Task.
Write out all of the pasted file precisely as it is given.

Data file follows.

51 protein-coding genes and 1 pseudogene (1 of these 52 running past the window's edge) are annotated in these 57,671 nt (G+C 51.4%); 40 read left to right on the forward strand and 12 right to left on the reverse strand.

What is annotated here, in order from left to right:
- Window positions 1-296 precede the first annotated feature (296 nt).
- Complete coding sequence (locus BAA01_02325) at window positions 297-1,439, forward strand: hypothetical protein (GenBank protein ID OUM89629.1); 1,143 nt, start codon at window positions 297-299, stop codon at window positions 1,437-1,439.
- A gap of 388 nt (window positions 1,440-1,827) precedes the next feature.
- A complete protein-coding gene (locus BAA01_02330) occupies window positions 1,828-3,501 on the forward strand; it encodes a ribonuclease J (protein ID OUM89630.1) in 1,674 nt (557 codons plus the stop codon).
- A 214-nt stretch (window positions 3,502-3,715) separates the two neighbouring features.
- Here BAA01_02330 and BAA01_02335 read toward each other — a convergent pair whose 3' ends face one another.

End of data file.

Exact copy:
51 protein-coding genes and 1 pseudogene (1 of these 52 running past the window's edge) are annotated in these 57,671 nt (G+C 51.4%); 40 read left to right on the forward strand and 12 right to left on the reverse strand.

What is annotated here, in order from left to right:
- Window positions 1-296 precede the first annotated feature (296 nt).
- Complete coding sequence (locus BAA01_02325) at window positions 297-1,439, forward strand: hypothetical protein (GenBank protein ID OUM89629.1); 1,143 nt, start codon at window positions 297-299, stop codon at window positions 1,437-1,439.
- A gap of 388 nt (window positions 1,440-1,827) precedes the next feature.
- A complete protein-coding gene (locus BAA01_02330) occupies window positions 1,828-3,501 on the forward strand; it encodes a ribonuclease J (protein ID OUM89630.1) in 1,674 nt (557 codons plus the stop codon).
- A 214-nt stretch (window positions 3,502-3,715) separates the two neighbouring features.
- Here BAA01_02330 and BAA01_02335 read toward each other — a convergent pair whose 3' ends face one another.